- It will be wise to keep a constant eye on unfolding global best practice in order to come up with a suitable tool that serves our domestic circumstances best.
- Is it not time we set up a system that publicly acknowledges officers who put their best foot forward and go the extra mile to make a mark?
Kenya’s public sector performance contracting culture has clocked a good 20 years since inception. It has been embraced by two presidential regimes that preceded the current, which is in its first cycle of the same routine.
Performance contracting must have served the two previous presidential epochs in ways considered favourable and little wonder it has been retained by a third administration in a row.
For the record, globally, performance contracting is not a recent phenomenon. Its earliest vestiges are traced to France in the 1960s. Other early up-takers of performance contracting include the United Kingdom and New Zealand while pioneering countries in Africa include The Gambia, Ghana, Kenya, Namibia, Nigeria and Tanzania, among others.
Lest we forget, in the past, Kenya’s performance contracting has been recognised and even feted globally. In 2007, Kenya won the United Nations Public Service Award, first category for “… improving transparency, accountability and responsiveness in the Public Service". Kenya has in the past also attracted acclaim for performance contracting from the Ash Institute for Democratic Governance and Innovation and Harvard University.
While the foregoing is eye-opening, a little more introspection is needed if we are to transition to a new era of performance contracting that benefits our prevailing circumstances and unique contexts the most. In this day and age of dwindling support to ministries, departments and semi-autonomous agencies by the Exchequer, viable ways of maintaining targeted delivery of results in the public service space ought to be found.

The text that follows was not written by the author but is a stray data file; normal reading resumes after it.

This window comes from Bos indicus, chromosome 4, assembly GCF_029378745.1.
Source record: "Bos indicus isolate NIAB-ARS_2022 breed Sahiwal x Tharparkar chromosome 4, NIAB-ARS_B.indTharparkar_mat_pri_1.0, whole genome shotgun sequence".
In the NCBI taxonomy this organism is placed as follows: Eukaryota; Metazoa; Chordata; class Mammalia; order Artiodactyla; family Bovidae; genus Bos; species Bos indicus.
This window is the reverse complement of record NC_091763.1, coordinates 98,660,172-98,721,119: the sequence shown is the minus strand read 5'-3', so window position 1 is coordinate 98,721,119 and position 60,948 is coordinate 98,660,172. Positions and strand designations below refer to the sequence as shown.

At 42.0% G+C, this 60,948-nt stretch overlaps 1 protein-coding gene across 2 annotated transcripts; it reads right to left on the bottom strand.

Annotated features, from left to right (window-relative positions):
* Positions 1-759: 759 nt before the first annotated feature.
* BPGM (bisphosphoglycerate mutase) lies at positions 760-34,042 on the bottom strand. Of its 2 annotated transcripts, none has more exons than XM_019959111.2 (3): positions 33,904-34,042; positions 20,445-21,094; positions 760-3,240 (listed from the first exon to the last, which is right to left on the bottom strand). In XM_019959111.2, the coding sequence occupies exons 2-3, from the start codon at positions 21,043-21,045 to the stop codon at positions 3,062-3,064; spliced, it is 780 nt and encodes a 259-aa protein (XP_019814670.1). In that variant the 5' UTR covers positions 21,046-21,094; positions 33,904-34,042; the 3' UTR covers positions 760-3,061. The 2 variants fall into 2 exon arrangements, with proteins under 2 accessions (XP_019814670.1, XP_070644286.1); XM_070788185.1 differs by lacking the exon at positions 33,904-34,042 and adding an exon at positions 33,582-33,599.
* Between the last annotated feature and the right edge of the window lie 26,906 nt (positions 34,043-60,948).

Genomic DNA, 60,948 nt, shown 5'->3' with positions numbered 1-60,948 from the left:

Moving forward, the lessons learnt in the last two decades with regard to performance contracting should breathe life into the apparatus with which to assemble a futuristic scaffolding to prop efforts of target monitoring and goal implementation in the public sector. As that happens it will be wise to keep a constant eye on unfolding global best practice in order to come up with a suitable tool that serves our domestic circumstances best.
Human nature has a way of suffering tedium and possible nonchalance when a routine repeated year in, year out does not renew its lease of attraction to those on the delivery end of a given service. In a nutshell, the question foremost in my mind is how can we make performance-contracting engagements for public service delivery moments to look forward to with bated breath and not a dispirited sense of foreboding or veiled scepticism?
On rewarding those who deliver on their targets, is it not time we set up a system that publicly acknowledges officers who put their best foot forward and go the extra mile to make a mark? Well deployed, an elaborate reward scheme for best showing in the delivery of services to the public is an all-time winner.
Whatever else we elect to do as the persons entrusted to meet the targets the government has set for itself, the ultimate judge and beneficiary of our performance should remain Wanjiku.
That is where Brian Tracy’s words in Goals: How to get everything you want make for a worthy reflection when he implores each would-be achiever “…to become a goal-seeking organism, like a guided missile or a homing pigeon, moving unerringly toward the goals that are important to you”.
A way of making performance-contracting goals important to each officer in the hierarchies of government ought to be found, pronto.
This article derives, in part, content in a speech delivered during a performance contracting event officiated by Rebecca Miano, the Cabinet Secretary, Ministry of East African Community, Arid and Semi-Arid Lands and Regional Developments on Monday the 28th of August 2023.